1) VAM is unstable, unreliable
Teacher-rating plan flawed (Chicago Sun-Times, April 2, 2012)
The Chicago Public Schools have decided that student test scores gains will be used as part of

teacher evaluation [“Teacher ratings overhaul forges on despite lack of union approval, March 31]. Everything is wrong with this plan. A number of studies have shown that rating teachers using test score gains does not give consistent results. Different tests produce different ratings, and the same teacher’s ratings can vary from year to year, sometimes quite a bit.
In addition, using test score gains for evaluation encourages gaming the system, trying to produce increases in scores by teaching test-taking strategies, not by encouraging real
learning. This is like putting a match under the thermometer and claiming you have raised the temperature of the room. We are all interested in finding the best ways of evaluating teachers, but using student test-score gains is a lousy way to do it.

Stephen Krashen,
Different tests produce different ratings: Papay, J. 2010. Different tests, different answers: The stability of teacher value-added estimates across outcome measures. American Educational Research Journal 47,2. Vary from year to year: Sass, T. 2008. The stability of value-added measures of teacher quality and implications for teacher compensation policy. Washington DC: CALDER. (National Center for Analysis of
Longitudinal Data in Educational Research.) Kane, T. and Staiger, D. 2009. Estimating Teacher Impacts on Student Achievement: An Experimental Evaluation. NBER Working Paper No. 14607; dent-test- results.htm
2) Is there a crisis in teacher quality?
International test scores near top of world when poverty is controlled. Products of our schools do very well: The U.S. economy is ranked fifth most innovative in the world out of 142 (2013 Global Innovation Index), based in part on the availability of education, new patents, publication of scientific & technical journal articles.

Flipped Classrooms & Khan Academy Fever:from a supplement to the core
No research but we should do it anyway? leadership/mar13/vol70/num06/Evidence-on-Flipped-Classrooms-Is-Still-Coming-In.aspx
Kahn: "In the description of his forthcoming book, he is described as having “established himself as an outsider, with no teaching background to tie him to
broken models." teach/2012/07/27/gJQA9bWEAX_blog.html
Online testing: all students must have access to the internet, up-to-date; constant upgrading and replacement. Untested and VERY expensive, with no end in sight.
No evidence of a teacher quality problem. Student attainment is good, products of educational system do well.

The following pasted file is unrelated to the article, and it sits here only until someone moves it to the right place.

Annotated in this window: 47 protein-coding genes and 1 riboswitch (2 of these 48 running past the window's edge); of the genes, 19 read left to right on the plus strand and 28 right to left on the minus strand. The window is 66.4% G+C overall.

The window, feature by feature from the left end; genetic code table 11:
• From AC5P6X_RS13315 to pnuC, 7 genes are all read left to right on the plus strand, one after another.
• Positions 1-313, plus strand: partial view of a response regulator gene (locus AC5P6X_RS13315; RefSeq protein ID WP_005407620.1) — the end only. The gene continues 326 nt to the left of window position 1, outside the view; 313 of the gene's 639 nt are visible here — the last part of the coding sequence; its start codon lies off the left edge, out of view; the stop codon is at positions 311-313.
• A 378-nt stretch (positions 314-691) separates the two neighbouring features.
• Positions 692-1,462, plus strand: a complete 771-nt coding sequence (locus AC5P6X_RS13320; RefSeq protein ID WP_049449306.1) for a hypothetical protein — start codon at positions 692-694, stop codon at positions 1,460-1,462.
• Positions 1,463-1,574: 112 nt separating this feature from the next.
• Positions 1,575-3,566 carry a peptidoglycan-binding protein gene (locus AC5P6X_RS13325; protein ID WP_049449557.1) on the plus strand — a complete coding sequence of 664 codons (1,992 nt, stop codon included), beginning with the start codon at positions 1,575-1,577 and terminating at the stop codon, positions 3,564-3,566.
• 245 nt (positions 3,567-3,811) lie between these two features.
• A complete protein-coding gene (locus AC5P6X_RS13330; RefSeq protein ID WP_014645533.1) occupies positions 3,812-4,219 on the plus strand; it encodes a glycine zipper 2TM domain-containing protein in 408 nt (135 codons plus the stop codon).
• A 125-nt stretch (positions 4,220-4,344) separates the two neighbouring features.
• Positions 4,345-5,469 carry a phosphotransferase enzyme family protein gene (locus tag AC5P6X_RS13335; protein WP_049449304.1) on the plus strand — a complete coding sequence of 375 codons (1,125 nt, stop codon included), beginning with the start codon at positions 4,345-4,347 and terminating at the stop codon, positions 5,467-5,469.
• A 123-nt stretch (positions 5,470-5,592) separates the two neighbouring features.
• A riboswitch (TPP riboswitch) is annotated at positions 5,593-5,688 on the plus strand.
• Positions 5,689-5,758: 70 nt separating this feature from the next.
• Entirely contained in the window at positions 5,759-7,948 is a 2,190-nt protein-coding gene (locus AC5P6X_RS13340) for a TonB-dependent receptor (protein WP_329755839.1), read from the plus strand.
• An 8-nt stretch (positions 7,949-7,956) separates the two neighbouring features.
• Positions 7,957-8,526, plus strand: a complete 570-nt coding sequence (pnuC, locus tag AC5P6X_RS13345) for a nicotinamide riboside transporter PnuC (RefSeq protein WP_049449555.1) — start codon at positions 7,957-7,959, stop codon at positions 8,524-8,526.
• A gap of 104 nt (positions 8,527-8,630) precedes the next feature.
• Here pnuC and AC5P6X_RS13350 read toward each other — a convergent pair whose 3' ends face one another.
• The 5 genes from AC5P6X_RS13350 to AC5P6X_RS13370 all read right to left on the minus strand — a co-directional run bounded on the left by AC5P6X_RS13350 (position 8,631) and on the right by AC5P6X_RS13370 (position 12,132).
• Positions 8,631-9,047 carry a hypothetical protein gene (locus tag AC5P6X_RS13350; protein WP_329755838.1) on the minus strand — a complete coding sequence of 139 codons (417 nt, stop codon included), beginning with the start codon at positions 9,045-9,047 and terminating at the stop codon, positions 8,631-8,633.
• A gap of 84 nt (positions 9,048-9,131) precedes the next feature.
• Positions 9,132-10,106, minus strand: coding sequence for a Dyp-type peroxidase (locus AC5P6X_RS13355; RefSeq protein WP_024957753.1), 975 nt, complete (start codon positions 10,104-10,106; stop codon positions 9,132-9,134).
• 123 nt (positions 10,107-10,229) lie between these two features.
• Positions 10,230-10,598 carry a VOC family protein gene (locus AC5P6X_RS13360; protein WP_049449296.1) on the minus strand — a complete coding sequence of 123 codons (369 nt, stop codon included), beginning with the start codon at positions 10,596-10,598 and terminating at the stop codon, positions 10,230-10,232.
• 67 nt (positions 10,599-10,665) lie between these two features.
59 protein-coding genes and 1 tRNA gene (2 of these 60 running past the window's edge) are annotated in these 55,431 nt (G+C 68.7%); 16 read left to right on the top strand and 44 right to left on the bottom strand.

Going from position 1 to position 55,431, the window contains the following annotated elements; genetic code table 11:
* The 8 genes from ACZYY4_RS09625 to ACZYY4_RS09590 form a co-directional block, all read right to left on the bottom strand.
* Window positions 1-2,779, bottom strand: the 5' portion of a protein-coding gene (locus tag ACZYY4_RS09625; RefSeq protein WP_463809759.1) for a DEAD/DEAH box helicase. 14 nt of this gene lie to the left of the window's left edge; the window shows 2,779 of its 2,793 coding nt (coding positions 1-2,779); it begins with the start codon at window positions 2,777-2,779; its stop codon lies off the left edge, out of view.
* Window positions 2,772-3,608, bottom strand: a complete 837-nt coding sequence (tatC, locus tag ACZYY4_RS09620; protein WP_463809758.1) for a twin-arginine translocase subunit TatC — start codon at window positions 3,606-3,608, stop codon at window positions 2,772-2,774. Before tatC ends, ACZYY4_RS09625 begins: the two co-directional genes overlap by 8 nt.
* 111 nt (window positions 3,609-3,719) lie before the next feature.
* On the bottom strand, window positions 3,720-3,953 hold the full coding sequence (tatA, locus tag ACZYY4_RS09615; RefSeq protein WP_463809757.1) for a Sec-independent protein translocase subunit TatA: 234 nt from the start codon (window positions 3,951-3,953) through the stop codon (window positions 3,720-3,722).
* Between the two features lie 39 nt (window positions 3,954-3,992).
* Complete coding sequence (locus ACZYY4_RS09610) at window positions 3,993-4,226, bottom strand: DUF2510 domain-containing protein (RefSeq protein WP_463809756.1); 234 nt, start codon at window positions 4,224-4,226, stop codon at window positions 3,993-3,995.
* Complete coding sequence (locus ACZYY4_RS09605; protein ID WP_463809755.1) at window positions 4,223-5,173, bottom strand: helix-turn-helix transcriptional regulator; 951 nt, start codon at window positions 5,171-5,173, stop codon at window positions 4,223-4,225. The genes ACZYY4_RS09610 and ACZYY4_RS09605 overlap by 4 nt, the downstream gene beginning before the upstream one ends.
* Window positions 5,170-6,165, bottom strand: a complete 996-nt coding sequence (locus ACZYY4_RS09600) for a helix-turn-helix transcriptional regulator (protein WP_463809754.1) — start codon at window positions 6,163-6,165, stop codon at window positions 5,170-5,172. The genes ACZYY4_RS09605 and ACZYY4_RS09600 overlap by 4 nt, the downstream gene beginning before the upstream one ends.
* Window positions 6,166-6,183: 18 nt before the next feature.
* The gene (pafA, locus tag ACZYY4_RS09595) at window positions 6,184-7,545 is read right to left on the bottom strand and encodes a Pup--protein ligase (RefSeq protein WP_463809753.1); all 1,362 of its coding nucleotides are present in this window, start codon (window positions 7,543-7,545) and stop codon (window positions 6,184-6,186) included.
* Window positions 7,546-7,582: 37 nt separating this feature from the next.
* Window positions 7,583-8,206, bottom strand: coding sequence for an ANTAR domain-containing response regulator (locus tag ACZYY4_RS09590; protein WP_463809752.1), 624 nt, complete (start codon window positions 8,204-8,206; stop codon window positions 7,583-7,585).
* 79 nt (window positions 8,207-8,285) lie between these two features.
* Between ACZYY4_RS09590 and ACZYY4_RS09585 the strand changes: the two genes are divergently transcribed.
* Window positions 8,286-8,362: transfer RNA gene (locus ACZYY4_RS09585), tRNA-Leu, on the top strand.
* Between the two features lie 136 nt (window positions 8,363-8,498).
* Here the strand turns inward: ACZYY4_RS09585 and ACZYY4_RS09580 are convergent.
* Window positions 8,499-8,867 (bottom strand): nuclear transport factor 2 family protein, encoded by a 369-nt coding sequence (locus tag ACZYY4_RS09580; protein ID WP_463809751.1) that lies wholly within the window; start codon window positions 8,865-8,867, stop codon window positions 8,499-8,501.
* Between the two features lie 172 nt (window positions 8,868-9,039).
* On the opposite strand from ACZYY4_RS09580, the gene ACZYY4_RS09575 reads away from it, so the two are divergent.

TFA – the evidence for math: very small effects, unusual sample of TFA teachers.
Comments by Rubinstein and Vasquez at:
3. Veteran teachers are vital.
In the Austin Statesman, in response to an essay on how new teachers are the best because they
are more enthusiastic & work harder, that we only need teachers for a couple of years.
Re: Sept. 6 column, “Rookie teachers provide energy, fresh approaches.”
When Esther Cepeda describes all the committed work and sacrifices of rookie teachers, doesn’t she realize that these same responsibilities apply to career teachers? Experienced teachers must continually rekindle enthusiasm to be effective, but their experience is invaluable.
For instance, one of the founders of KIPP, Dave Levin, was an intern at Teach for America. He was failing miserably in his high- poverty, Houston school with only six weeks of summer training. One day Levin visited the classroom across the hall and met Harriet Ball, a master teacher in her forties. He studied her techniques and incorporated them into his practice, as well as those of master teacher Rafe Esquith. He and Michael Feinberg later founded the KIPP schools on those principles.
The success of novice teachers depends on the experience and wisdom of career teachers. The ideal school blends the expertise of the master teachers with the enthusiasm of the best newbies. We learn from each other. If teaching becomes a rotation of two-year novices, as Cepeda advocates, we are in trouble.

Sara Stevenson
A CONJECTURE The .01% want as much of the (at least) 500 billion we spend yearly on education as they can get. One way to get a lot of it is replace teachers with temps, and technology > no more benefits, retirement pay, etc.
1.Keep pressure on teachers by making their lives as difficult as possible and their task totally impossible. The common core standards and tests are a major part of this.